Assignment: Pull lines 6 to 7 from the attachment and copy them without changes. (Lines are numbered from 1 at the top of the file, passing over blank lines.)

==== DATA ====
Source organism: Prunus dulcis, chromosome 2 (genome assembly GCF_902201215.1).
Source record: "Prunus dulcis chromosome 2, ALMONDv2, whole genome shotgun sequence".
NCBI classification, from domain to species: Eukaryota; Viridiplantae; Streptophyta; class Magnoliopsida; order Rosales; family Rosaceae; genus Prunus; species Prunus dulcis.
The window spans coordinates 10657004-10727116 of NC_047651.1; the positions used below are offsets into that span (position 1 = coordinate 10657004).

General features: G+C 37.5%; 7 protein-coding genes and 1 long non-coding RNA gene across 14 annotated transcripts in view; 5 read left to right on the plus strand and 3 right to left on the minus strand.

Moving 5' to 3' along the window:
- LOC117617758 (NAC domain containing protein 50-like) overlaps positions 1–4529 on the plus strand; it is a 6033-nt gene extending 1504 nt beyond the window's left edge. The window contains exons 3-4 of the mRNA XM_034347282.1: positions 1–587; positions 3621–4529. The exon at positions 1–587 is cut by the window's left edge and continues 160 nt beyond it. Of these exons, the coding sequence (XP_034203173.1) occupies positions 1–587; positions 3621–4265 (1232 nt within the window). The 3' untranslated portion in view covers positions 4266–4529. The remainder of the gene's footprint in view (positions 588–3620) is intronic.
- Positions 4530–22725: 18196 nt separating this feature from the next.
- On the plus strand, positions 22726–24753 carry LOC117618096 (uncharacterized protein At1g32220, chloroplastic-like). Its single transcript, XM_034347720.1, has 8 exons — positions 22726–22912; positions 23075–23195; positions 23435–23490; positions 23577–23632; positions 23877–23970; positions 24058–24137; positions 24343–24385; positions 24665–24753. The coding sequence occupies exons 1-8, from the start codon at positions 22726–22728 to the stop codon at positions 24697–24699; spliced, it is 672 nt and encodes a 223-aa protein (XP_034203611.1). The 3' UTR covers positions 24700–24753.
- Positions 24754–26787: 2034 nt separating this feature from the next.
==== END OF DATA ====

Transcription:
Moving 5' to 3' along the window:
- LOC117617758 (NAC domain containing protein 50-like) overlaps positions 1–4529 on the plus strand; it is a 6033-nt gene extending 1504 nt beyond the window's left edge. The window contains exons 3-4 of the mRNA XM_034347282.1: positions 1–587; positions 3621–4529. The exon at positions 1–587 is cut by the window's left edge and continues 160 nt beyond it. Of these exons, the coding sequence (XP_034203173.1) occupies positions 1–587; positions 3621–4265 (1232 nt within the window). The 3' untranslated portion in view covers positions 4266–4529. The remainder of the gene's footprint in view (positions 588–3620) is intronic.